- A trucking company violated Title VII of the Civil Rights Act of 1964 when it used a strength test that discriminated against women because of their sex, a Minnesota District Court ruled (U.S. Equal Employment Opportunity Commission v. Stan Koch & Sons Trucking, Inc., No. 19-cv-02148 (D. Minn., Aug. 30, 2021)).
- According to a lawsuit brought by the U.S. Equal Employment Opportunity Commission, Stan Koch & Sons Trucking used a test that "disproportionately screened out women who are qualified for truck driver positions at Koch," the agency said in a press release.
- The company administered the test to applicants who had already received conditional offers for truck driving positions or who were already employed but needed to return to work after an injury.
Employers aren't forbidden from using hiring screens or physical abilities tests, EEOC Chicago District Director Julianne Bowman noted in the agency's press release. "However, when a hiring screen has a disparate impact on female applicants and employees, like the [Cost Reduction Technologies] test did at Koch, employers need to take a hard look at whether they can prove those tests are job-related and consistent with business necessity," she said.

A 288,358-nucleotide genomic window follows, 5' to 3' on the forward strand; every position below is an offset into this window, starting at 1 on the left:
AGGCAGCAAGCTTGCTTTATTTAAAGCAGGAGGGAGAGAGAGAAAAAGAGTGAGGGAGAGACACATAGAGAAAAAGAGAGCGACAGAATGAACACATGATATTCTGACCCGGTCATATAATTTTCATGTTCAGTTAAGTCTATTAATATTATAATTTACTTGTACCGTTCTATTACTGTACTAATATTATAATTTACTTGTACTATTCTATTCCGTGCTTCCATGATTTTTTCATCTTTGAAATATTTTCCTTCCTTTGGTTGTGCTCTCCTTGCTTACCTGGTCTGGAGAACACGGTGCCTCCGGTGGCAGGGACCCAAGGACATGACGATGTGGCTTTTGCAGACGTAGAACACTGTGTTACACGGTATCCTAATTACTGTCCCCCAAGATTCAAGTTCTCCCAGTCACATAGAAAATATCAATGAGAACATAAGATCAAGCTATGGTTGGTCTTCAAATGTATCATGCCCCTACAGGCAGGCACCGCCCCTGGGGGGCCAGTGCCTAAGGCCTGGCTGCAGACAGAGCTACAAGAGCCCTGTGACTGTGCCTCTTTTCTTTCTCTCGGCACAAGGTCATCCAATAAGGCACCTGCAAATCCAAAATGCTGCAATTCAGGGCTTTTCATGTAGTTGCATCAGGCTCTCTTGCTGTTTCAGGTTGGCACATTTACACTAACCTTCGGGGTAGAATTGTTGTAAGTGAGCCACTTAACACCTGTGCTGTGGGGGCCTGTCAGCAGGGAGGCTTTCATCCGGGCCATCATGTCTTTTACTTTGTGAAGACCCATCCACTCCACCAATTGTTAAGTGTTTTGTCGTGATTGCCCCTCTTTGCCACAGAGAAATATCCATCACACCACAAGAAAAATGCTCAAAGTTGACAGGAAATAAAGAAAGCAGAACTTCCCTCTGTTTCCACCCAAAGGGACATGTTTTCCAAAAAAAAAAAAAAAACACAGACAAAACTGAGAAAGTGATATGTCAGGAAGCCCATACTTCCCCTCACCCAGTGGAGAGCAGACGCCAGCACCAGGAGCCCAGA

A job's requirement of some physical strength will not in itself justify the use of an ability test, Bowman said. The test must pair with the physical requirements of the job, or the employer must be able to demonstrate its ability to predict a particular job outcome.
"This case should serve as a reminder to employers of the importance of having a professionally designed, rigorous study showing a clear relationship between performance on a test and the employer's job," Bowman said.
The court did not weigh in on whether the validity study Bowman referenced is a necessary piece of an employer's argument that a test is job-related. It withheld judgment on the matter because Koch did not supply even "lay testimony" to support its position that the test was job-related.